New York Times vs. New York Times on the Terror Watch List

December 8th, 2015 10:29 AM

On Monday on Twitter, National Review writer Charles C. W. Cooke called out the hypocrisy of the New York Times, as he posted a contrast, a Times flip-flop: a 2014 Editorial Board write-up on how the “Terror Watch Lists Run Amok” and a 2015 Editorial Board write-up on why Republicans are showing “Tough Talk and a Cowardly Vote on Terrorism” by refusing to let the terror watch lists run amok.

Back in 2014, the Editorial Board detailed the story of Dr. Rahinah Ibrahim, who was placed on the terror watch list after being successfully removed when she on a student visa, and then placed back on the list. The following is the last couple of paragraphs by the Board on the issue of the Terror Watch Lists back then.

How can Dr. Ibrahim be a terrorist and not be a threat at the same time? Welcome to the shadowy, self-contradictory world of American terror watch lists, which operate under a veil of secrecy so thick that it is virtually impossible to pierce it when mistakes are made. A 2007 audit found that more than half of the 71,000 names then on the no-fly list were wrongly included.

In a recently un-redacted portion of his January ruling, Judge Alsup noted that in 2009 the government added Dr. Ibrahim back to its central terrorist-screening database under a “secret exception” to its own standard of proof. This would be laughable if it weren’t such a violation of basic rights. A democratic society premised on due process and open courts cannot tolerate such behavior.

But on Friday, the Editorial Board decided to evolve like the San Bernardino “evolving situation” has. The reason for the article was the decision by the Senate to kill the recent attempt to place a measure into law that denied citizens’ rights.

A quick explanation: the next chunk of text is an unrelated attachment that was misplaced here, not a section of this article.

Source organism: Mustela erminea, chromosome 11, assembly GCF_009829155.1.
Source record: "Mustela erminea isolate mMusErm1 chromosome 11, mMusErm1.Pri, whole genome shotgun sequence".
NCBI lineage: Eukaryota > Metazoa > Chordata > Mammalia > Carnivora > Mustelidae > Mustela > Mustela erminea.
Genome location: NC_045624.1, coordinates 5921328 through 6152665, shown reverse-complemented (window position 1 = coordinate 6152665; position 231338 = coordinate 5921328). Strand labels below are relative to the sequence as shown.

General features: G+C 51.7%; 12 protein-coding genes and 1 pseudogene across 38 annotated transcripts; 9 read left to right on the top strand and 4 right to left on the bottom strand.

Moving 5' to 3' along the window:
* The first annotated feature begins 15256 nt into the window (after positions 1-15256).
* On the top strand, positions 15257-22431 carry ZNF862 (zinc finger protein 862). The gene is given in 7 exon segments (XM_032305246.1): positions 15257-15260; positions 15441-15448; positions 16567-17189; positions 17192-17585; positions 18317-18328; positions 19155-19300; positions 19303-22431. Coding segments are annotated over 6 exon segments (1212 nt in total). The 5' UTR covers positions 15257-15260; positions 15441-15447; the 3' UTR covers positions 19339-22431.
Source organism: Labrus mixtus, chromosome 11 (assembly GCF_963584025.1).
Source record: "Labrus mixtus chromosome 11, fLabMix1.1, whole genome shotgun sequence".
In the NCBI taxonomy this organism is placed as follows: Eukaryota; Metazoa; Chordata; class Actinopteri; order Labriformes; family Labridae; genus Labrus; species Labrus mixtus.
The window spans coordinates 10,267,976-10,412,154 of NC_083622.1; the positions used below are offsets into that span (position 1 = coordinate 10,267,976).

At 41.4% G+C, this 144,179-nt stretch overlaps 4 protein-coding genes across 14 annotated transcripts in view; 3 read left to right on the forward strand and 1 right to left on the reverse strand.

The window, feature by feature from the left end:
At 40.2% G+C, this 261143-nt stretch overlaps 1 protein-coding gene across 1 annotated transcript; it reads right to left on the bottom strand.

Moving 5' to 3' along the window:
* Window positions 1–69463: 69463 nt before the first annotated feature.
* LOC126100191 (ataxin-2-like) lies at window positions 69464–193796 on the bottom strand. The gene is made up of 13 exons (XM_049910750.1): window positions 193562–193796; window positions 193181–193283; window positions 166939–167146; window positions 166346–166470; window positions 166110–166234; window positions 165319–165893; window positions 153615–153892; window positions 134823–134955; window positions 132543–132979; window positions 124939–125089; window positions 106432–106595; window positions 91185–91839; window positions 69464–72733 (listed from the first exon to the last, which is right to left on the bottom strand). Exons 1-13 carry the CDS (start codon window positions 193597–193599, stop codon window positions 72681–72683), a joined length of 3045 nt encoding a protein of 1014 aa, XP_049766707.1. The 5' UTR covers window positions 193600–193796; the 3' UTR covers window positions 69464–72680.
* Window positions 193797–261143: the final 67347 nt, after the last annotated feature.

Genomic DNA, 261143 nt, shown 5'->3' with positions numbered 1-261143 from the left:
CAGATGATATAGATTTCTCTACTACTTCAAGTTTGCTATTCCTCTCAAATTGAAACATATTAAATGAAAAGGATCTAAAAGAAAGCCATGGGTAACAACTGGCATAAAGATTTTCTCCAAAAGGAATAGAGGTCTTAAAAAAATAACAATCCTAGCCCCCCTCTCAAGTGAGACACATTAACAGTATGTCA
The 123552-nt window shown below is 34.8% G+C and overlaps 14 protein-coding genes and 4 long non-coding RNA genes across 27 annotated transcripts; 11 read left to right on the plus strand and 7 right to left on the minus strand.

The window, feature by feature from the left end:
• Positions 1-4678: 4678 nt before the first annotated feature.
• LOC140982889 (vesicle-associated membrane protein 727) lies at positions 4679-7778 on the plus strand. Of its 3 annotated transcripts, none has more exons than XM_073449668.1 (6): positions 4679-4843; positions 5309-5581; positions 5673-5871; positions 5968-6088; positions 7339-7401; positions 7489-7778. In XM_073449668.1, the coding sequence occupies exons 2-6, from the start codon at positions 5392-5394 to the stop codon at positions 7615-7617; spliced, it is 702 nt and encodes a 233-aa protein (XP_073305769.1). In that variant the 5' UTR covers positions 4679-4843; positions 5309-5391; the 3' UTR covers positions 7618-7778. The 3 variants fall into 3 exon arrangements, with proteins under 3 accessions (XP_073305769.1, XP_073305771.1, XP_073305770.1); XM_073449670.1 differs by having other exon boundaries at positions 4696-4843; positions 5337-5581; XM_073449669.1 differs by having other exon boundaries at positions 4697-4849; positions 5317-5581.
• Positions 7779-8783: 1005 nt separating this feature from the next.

While the nation suffered through the shock of another bloody massacre,on Thursday every Senate Republican except Mark Kirk of Illinois voted against legislation to prevent people on the F.B.I.’s consolidated terrorist watch list from purchasing guns or explosives.

The measure has been introduced repeatedly since 2007. The Government Accountability Office has documented that over years of congressional blockage, hundreds of suspected terrorists on the watch list bought guns.

But the assault on Republicans, and the turning from their former values continued. Attacking the Congressional Republicans, the Board wrote that they gave a “weak defense of arming potential terrorism suspects.” They would quote Speaker of the House, Paul Ryan, who echoed the very arguments the Editorial Board gave in 2014. “I think it’s very important to remember people have due process rights in this country, and we can’t have some government official just arbitrarily put them on a list.” And in typical fashion, the Times criticized Ryan and Congressional Republicans for worrying more about “someone might be turned away from a gun shop than shielding the public against violent criminals.”

Based on the Fifth Amendment, “nor shall be compelled in any criminal case to be a witness against himself, nor be deprived of life, liberty, or property, without due process of law,” Republicans have held consistent to the Constitution. But that wouldn’t hold back from the parting shot by the Editorial Board on December 4.

“Since the Paris attacks, Republicans have been trying to outdo each other in describing how they’d crack down on global terrorism. But when a mass shooting at home calls attention to laws that put guns into the hands of suspected terrorists, they ask for a moment of silence, while taking action that speaks volumes.”